Five years ago, Navy SEALs switched their close-combat training from a system they’d used for more than 20 years to a new mixed martial arts-style program, and a California lawmaker wants to know why.
In a memo to Defense Secretary Ash Carter yesterday, Rep. Duncan Hunter, R-Calif., argued that the previous Close Quarters Defense program is superior to the MMA program, and asked the Defense Department to review Naval Special Warfare’s close-combat training contract for any conflicts of interest.
“I have concerns with the process for considering and awarding the contracts that have led to the removal of CQD from SEAL training,” Hunter wrote. “I also have concerns with consistent reports that MMA training is not conducive to SEAL operations.”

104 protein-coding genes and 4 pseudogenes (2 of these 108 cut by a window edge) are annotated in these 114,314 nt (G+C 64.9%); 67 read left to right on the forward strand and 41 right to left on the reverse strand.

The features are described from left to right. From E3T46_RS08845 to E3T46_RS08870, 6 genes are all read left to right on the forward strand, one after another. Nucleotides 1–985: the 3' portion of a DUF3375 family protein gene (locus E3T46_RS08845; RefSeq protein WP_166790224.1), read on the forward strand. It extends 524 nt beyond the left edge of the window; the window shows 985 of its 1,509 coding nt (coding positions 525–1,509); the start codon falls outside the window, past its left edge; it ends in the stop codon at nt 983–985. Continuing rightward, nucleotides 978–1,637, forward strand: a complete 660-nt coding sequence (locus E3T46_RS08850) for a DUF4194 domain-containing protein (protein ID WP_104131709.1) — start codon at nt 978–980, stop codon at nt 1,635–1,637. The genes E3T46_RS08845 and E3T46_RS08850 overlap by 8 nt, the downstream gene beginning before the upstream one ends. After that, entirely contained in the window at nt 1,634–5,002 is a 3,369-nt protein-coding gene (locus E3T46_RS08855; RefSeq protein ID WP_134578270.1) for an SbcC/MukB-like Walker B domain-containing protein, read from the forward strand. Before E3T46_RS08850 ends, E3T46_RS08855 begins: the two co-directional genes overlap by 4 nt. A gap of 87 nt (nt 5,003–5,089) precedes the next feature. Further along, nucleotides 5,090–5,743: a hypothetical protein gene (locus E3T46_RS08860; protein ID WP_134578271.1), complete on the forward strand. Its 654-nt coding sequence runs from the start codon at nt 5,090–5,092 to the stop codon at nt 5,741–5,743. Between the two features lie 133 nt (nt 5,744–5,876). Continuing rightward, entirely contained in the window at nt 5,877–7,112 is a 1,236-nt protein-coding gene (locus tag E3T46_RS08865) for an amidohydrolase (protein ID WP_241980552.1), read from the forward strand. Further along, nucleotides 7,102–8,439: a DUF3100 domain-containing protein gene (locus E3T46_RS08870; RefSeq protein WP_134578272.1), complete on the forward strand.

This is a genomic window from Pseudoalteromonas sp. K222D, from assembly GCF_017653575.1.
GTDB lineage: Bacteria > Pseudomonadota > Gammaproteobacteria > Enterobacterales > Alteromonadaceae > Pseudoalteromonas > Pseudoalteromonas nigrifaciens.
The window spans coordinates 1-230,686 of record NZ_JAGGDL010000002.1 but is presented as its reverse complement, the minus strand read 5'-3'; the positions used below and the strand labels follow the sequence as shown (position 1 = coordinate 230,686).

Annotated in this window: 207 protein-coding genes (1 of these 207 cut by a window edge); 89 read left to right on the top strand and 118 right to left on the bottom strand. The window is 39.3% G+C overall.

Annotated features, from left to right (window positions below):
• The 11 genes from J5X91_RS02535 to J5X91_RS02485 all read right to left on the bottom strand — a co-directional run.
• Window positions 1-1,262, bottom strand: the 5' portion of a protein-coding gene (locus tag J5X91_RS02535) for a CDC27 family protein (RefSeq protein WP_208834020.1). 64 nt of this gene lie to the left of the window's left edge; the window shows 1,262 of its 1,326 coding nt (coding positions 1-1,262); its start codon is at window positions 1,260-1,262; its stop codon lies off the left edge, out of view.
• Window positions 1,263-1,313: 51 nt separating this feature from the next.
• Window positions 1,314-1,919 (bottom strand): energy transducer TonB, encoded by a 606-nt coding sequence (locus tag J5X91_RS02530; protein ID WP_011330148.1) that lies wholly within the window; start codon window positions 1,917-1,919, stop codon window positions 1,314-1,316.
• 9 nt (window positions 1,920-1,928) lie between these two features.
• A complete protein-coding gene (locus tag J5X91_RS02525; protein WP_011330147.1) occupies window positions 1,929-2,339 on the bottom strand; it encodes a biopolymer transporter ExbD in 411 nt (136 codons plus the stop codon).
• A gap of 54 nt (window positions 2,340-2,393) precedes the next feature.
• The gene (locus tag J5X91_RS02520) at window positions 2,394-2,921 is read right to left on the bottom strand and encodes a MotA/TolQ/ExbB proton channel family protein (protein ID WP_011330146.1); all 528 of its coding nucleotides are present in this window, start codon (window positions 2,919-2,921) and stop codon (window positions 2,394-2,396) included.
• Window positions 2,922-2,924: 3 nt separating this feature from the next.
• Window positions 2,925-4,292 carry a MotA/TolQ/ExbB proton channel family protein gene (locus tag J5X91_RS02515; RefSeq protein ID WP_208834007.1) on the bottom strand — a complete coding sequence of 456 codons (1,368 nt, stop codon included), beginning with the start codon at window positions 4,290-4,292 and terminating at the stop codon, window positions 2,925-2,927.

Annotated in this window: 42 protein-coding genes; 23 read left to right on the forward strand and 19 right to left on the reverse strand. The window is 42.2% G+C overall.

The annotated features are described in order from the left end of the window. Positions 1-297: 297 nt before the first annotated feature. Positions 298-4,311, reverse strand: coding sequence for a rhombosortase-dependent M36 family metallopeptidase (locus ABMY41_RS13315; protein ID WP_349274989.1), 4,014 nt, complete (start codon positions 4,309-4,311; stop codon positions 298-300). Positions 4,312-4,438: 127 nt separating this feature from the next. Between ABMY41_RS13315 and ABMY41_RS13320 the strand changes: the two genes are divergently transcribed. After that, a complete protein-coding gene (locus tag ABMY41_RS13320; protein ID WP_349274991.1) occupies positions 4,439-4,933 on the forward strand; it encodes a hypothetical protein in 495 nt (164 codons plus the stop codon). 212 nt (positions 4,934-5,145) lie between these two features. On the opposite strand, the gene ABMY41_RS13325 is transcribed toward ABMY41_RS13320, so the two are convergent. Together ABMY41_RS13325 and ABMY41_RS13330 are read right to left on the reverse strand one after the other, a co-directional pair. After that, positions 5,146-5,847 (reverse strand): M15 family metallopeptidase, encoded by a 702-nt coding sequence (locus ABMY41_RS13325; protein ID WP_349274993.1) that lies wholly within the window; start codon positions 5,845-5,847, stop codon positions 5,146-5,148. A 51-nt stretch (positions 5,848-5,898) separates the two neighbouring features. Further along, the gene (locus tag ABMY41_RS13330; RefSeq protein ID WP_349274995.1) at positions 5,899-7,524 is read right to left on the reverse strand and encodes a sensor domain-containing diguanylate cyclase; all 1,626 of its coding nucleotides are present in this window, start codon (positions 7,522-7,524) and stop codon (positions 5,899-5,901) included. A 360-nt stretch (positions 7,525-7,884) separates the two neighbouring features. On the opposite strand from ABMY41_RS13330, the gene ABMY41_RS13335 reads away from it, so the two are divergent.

CQD’s hand-to-hand combat training was developed in the early 1980s by Duane Dieter, whose background is in martial arts, and adopted by NSW in 1989. Since then, officials with the Secret Service, Drug Enforcement Agency and other government organizations have used Dieter’s training, according to CQD’s website.